Locate the tree in as cool a spot as possible in the house. Avoid areas near fireplaces, wood-burning stoves, heat ducts and television sets as the heat will result in excess water loss. Make sure the reservoir stays filled. If the reservoir loses enough water that the bottom of the trunk is exposed, the trunk will need to be recut, as sap may seal the cut in four to six hours. Adding aspirins, copper pennies, soda pop, sugar and bleach to the water reservoir have not been shown to prolong the life of a tree.

If you have any questions about Christmas trees or any other concerns, contact David Coltrain, Finney County Extension agent, by phone at 272-3670 or email coltrain@ksu.edu

Back pain after the holidays

If you made the effort to hang holiday lights around the house this weekend, you probably now have an aching back. Follow some of these ideas of home remedies to ease the soreness and relieve the pain:

* Rest when needed. A sudden attack of pain sends the muscles into a debilitating spasm (persistent uncontrollable muscle contractions), which is actually a protective defense mechanism to prevent further damage from continued use. When immobilized by muscle spasms, the obvious course of action is to lie down and rest for a while, which reduces pressure on the affected areas and permits inflamed tissue to settle down. Some people find that lying on one side with legs bent and a pillow between the knees provides optimal relief.

* Try heat or ice. Either or both may provide temporary relief, although the evidence is better for heat than for ice. You should wait at least 48 hours after an acute injury before applying heat, but otherwise, hot packs, hot water bottles or heating pads are advisable. Likewise, sitting in a whirlpool or hot tub (hydrotherapy) can be soothing and therapeutic. Heat dilates the blood vessels, improving the flow of nutrient- and oxygen-rich blood to the affected tissues. Heat also alters the sensation of pain and can ease muscle spasms. Cold is known to reduce inflammation. Although cold may feel painful against the skin, it numbs deep tissue pain.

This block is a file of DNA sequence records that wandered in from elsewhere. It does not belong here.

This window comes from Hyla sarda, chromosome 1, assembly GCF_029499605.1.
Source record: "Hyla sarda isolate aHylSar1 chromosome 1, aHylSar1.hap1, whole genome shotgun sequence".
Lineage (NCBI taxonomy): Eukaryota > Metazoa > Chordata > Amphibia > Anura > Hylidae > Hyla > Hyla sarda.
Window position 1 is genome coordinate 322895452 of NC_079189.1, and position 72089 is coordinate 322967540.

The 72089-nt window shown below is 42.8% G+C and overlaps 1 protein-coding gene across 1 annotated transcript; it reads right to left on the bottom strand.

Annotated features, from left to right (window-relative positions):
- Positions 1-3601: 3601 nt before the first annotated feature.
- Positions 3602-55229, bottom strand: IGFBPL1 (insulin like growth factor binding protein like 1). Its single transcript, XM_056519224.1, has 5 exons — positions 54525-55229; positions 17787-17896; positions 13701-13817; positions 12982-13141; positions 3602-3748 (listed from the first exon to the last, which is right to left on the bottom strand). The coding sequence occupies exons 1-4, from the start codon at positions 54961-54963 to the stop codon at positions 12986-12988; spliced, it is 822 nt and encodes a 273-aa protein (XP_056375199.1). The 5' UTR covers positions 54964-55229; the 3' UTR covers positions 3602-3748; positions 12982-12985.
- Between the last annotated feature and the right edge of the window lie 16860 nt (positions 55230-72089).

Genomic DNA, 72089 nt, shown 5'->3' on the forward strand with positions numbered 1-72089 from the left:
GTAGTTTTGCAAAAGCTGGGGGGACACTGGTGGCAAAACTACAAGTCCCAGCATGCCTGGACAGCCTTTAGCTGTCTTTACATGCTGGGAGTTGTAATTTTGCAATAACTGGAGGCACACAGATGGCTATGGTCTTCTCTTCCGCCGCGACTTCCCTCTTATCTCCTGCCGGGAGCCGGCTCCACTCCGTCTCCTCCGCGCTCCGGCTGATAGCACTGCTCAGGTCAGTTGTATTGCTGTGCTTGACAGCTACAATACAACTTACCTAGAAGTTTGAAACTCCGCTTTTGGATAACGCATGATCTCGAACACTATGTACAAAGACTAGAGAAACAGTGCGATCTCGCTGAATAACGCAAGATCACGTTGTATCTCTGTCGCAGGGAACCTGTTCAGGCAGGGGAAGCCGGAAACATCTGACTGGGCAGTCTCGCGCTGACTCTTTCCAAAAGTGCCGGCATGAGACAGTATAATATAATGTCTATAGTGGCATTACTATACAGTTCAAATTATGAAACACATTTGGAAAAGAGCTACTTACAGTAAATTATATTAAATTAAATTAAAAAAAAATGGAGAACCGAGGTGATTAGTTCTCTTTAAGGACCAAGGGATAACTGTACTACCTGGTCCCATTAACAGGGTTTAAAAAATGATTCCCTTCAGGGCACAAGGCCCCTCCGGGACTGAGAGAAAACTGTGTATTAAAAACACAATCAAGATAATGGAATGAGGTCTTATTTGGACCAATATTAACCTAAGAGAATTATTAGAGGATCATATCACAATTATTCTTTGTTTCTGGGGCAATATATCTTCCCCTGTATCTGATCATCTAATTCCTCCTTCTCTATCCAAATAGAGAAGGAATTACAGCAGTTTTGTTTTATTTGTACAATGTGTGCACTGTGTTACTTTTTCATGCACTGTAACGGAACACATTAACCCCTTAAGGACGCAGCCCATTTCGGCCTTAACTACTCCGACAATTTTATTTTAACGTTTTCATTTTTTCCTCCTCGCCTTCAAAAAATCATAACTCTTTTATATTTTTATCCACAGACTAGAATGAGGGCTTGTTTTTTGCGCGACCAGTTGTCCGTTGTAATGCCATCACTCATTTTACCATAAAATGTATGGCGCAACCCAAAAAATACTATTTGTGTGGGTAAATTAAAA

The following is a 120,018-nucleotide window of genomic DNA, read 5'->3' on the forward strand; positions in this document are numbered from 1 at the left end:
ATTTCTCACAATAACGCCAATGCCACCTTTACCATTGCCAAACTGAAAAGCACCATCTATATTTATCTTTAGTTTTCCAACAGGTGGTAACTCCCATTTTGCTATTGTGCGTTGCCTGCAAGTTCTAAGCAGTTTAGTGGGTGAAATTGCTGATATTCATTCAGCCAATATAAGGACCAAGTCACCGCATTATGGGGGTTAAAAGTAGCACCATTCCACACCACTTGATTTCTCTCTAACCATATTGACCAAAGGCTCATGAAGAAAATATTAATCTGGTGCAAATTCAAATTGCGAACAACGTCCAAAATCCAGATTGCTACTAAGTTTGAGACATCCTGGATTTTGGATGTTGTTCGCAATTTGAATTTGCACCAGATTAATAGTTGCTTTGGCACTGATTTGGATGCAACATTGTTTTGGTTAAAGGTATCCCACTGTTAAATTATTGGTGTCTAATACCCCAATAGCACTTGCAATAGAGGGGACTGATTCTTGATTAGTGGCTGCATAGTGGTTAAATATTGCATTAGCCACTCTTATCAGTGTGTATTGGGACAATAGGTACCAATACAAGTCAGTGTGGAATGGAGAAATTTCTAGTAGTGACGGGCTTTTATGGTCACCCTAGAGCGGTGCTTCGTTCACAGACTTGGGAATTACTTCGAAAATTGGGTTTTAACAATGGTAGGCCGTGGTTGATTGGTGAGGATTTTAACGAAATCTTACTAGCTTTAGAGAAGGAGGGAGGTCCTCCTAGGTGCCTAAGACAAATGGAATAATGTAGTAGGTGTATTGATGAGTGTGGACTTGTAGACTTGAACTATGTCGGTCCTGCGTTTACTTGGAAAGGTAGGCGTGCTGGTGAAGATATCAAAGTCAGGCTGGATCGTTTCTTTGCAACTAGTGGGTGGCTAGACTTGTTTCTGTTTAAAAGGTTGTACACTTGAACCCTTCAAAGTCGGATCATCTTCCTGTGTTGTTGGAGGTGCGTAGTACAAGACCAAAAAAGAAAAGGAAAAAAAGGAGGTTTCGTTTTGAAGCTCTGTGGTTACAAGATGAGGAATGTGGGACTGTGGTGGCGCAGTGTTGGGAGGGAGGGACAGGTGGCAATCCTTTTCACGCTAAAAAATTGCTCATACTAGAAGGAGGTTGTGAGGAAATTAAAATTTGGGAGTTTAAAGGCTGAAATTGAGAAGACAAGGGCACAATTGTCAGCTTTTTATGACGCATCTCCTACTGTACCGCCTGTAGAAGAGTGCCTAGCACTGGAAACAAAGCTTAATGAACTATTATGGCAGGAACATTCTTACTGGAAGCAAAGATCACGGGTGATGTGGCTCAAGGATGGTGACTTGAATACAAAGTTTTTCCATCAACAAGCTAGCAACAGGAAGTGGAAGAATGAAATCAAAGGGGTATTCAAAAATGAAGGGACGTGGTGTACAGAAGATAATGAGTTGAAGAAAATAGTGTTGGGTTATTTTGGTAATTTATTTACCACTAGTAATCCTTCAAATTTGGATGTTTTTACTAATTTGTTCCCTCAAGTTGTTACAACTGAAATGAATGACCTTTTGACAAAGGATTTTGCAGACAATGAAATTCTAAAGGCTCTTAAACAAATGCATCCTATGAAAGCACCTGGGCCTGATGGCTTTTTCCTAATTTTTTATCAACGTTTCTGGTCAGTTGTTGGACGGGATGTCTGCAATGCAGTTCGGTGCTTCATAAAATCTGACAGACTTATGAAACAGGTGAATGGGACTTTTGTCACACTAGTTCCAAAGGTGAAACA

* Consider over-the-counter pain relievers. These medications help you get through the worst of the back attack, until you can return to your normal activities.

* Start moving. Short-term bed rest is fine (and often unavoidable), but numerous studies have shown that too much bed rest actually makes matters worse. If your pain keeps you from moving, it's all right to stay in bed, but it's important to get up and start moving around as soon as possible. Adjust what you do and how much, but be as active as you can. Resume walking and other activities as soon as possible, usually after a day or two, at least to some degree.

* Choose exercise wisely. Walking, swimming, stretching and gentle yoga may help to ease your pain — and once pain is in check, a regular exercise program can help prevent back pain. There is evidence that exercises that focus on the core muscles in the abdomen and lower back can be helpful.

* Get in the water. Aquatic therapy — essentially physical therapy conducted in the water — is used to manage various musculoskeletal conditions, including low back pain. Water provides natural resistance when you move. Exercising against this resistance, with the correct pushing or pulling motions, gently develops muscle strength in your back, abdomen and hips. When you target these core muscles, you help stabilize your posture and support your lower back. Water's buoyancy also minimizes pressure on your spine. Warm water particularly relaxes your back muscles and eases pain.

* Know when to dial up the doctor. The intensity of back pain is not a reliable indicator of the seriousness of the underlying problem. Some serious diseases may produce only dull pain, whereas a simple muscle spasm can be excruciating. In any case, you should see a doctor right away if back pain is accompanied by changes in bowel or bladder control, diminished sexual function or numbness in the genital region, or pain, numbness or tingling that radiates into the limbs. Likewise, sudden back pain accompanied by fever or vomiting merits prompt medical attention.

Source: University of California